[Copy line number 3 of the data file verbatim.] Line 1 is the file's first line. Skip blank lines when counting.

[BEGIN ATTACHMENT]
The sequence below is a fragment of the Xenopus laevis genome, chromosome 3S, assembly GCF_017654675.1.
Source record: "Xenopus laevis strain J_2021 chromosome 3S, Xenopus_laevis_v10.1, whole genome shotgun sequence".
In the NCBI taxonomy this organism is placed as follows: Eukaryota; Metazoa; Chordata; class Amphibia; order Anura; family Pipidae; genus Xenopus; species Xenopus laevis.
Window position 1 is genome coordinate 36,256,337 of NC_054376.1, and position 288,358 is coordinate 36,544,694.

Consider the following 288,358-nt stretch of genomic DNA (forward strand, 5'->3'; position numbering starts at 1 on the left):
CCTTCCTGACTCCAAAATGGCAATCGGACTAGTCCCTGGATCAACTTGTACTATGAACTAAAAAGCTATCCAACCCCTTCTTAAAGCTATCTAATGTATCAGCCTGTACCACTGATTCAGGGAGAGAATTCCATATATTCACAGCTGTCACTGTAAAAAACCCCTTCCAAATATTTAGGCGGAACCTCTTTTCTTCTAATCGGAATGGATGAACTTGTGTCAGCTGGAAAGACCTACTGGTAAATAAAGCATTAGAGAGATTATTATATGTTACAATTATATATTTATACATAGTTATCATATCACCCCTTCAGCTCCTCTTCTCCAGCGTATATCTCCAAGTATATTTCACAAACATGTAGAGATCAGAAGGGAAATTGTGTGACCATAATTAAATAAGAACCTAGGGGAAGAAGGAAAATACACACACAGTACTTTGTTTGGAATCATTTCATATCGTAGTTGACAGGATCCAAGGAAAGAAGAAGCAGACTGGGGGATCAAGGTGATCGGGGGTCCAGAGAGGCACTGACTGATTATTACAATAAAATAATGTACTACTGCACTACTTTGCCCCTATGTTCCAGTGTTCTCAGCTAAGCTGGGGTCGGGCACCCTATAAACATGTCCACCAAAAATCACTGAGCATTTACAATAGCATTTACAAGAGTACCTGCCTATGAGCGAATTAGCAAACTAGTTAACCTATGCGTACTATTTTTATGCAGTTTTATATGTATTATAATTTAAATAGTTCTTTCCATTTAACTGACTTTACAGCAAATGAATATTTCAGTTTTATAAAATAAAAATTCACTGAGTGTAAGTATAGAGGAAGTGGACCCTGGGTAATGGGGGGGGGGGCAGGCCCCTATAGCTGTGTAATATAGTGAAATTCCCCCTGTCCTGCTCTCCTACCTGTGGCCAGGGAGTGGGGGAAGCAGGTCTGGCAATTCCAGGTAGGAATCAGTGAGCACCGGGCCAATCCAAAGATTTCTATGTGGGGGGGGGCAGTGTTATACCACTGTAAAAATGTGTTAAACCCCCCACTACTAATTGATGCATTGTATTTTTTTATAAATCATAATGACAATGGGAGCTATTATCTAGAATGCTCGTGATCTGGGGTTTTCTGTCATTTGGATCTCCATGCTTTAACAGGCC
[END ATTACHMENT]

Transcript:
In the NCBI taxonomy this organism is placed as follows: Eukaryota; Metazoa; Chordata; class Amphibia; order Anura; family Pipidae; genus Xenopus; species Xenopus laevis.